It’s true that the UK does not have laws against ‘jaywalking’ but that’s about it. They are quite happy to say that you can cross anywhere you like, but you’re on your own trying to dodge the drivers. It’s rare to find a crossing where you need it. And the drivers do not stop. I have witnessed families and people with disabilities get stranded on one side of the road, fruitlessly waiting for traffic flow to lighten up. Sometimes they get frustrated, and if they can, they make a sudden dash across the street whenever a slight gap appears. It’s scary to watch. I have seen a couple nearly killed this way, as they attempted to dash across a typical London street with no crossing provision, only to come face-to-face with the grill of a suddenly stopped SUV that was making a turn. I have lost count of the number of times I have witnessed a person walking doing a strange dance on the kerb where they hop back and forth numerous times, not quite sure yet if they can safely cross without getting run over by a car, changing their mind 3 or 4 times before finally sprinting to the other side. There’s so much fear in such a simple act: crossing the street. There’s something deeply wrong here.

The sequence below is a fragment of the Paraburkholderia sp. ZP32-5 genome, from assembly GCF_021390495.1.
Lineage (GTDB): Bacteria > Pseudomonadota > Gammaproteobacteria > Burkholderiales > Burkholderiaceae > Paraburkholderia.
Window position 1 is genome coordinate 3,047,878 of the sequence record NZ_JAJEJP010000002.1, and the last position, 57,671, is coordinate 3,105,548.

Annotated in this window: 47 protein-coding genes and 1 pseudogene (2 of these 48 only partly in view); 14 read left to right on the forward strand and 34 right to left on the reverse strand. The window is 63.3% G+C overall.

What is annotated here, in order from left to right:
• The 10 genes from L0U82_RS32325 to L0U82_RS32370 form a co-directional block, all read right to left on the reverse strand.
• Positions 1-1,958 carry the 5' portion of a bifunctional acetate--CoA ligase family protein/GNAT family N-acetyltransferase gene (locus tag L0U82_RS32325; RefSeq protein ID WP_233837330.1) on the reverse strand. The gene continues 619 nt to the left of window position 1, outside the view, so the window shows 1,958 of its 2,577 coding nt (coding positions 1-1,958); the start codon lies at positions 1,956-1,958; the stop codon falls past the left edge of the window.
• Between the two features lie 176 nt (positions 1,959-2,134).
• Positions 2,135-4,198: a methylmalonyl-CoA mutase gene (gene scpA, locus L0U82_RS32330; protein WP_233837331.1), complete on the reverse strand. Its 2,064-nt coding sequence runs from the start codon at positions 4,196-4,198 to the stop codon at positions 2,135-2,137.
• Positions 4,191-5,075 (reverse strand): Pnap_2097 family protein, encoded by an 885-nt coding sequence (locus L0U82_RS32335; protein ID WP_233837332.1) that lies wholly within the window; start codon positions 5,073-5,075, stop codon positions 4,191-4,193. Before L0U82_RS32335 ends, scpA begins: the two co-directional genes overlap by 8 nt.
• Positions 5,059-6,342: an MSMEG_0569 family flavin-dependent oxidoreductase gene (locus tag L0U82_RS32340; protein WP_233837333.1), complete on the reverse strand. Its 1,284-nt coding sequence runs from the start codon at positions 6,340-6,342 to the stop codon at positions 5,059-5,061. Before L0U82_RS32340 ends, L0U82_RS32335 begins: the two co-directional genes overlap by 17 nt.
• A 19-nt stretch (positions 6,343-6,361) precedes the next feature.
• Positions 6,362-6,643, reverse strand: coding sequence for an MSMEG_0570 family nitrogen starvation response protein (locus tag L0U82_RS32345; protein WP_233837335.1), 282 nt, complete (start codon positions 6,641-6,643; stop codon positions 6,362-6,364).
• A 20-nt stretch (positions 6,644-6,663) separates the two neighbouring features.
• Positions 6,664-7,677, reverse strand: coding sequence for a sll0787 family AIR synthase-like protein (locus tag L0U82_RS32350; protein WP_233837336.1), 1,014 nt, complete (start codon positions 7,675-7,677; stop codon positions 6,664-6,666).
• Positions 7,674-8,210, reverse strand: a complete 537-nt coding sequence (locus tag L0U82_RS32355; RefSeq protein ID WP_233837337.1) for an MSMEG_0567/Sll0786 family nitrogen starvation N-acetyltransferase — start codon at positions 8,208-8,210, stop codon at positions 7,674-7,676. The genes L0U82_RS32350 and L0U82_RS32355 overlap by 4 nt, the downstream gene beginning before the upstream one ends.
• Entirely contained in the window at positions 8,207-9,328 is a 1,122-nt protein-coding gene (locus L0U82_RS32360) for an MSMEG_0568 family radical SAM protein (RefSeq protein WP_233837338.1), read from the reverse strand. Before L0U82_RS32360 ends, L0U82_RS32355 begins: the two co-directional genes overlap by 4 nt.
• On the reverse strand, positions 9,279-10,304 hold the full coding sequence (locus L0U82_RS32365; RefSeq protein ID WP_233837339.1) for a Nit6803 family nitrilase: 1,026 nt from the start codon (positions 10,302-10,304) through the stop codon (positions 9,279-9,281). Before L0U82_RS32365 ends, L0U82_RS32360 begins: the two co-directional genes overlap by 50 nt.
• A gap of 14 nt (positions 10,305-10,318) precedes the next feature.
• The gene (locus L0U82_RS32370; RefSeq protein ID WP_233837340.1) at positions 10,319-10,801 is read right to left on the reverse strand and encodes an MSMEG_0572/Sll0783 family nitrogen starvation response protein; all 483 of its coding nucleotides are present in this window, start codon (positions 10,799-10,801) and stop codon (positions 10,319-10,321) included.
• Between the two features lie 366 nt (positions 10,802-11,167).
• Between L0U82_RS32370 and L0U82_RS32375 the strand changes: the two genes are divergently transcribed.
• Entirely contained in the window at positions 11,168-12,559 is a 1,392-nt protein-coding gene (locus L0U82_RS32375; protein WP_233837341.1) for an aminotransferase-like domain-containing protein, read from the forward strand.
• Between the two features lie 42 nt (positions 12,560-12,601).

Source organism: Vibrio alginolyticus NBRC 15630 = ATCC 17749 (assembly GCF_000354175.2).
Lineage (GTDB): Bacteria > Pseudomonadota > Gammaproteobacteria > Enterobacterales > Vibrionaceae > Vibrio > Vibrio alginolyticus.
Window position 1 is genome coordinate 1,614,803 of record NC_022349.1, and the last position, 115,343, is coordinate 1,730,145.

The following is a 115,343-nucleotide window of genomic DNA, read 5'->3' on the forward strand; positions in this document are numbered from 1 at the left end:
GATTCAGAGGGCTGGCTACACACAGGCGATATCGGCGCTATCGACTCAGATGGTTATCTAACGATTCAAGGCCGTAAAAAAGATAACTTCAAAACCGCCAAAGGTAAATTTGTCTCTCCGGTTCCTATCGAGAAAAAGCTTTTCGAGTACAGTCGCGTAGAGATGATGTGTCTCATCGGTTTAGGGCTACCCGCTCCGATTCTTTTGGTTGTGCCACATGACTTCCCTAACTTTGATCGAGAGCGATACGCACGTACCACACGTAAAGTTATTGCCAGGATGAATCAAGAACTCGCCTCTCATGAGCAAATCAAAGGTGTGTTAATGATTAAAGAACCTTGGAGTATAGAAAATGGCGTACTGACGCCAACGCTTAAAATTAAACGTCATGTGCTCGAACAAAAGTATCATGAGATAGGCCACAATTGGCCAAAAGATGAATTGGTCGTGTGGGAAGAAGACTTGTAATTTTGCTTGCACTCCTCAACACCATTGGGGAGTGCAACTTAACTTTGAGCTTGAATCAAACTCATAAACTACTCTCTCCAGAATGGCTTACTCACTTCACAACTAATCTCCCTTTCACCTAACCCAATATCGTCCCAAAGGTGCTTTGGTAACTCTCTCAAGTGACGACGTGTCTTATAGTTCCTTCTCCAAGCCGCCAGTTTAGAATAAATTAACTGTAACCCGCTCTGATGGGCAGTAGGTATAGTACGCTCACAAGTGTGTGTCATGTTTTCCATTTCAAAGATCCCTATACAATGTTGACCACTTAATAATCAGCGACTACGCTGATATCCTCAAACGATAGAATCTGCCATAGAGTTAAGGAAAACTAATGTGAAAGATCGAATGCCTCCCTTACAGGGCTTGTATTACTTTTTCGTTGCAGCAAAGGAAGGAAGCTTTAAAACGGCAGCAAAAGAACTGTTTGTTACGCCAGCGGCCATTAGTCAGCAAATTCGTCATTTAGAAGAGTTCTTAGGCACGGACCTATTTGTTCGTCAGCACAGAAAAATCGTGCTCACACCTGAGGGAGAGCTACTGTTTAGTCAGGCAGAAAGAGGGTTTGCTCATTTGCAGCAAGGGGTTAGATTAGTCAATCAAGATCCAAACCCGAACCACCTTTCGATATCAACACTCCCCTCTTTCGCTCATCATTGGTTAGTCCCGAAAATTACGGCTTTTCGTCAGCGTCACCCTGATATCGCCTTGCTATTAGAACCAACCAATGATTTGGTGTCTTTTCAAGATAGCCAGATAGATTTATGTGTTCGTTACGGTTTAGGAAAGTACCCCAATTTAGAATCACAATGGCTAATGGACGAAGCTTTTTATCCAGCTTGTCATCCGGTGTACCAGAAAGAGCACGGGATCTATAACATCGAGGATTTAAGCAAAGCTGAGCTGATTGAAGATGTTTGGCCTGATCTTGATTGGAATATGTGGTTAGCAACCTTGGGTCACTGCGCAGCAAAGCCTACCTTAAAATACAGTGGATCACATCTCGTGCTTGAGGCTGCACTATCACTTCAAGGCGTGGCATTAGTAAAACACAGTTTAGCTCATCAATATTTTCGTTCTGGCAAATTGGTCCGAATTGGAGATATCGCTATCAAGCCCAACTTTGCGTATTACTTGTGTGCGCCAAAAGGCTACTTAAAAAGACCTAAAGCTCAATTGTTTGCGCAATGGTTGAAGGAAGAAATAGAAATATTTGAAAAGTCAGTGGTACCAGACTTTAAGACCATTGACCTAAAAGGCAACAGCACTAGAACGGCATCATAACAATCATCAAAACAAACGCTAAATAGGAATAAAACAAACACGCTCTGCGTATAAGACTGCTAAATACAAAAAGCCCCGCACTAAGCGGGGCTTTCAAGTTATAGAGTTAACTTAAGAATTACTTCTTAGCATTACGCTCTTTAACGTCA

Doing this day in and day out must be very tiring. I would not be surprised at all if part of the UK’s statistical ‘success’ came from people simply choosing not to go walking at all; staying at home or getting in a car instead. We could have zero pedestrian deaths tomorrow if we prevented everyone from ever walking anywhere, but I think that you would agree that would be a policy failure to the highest degree!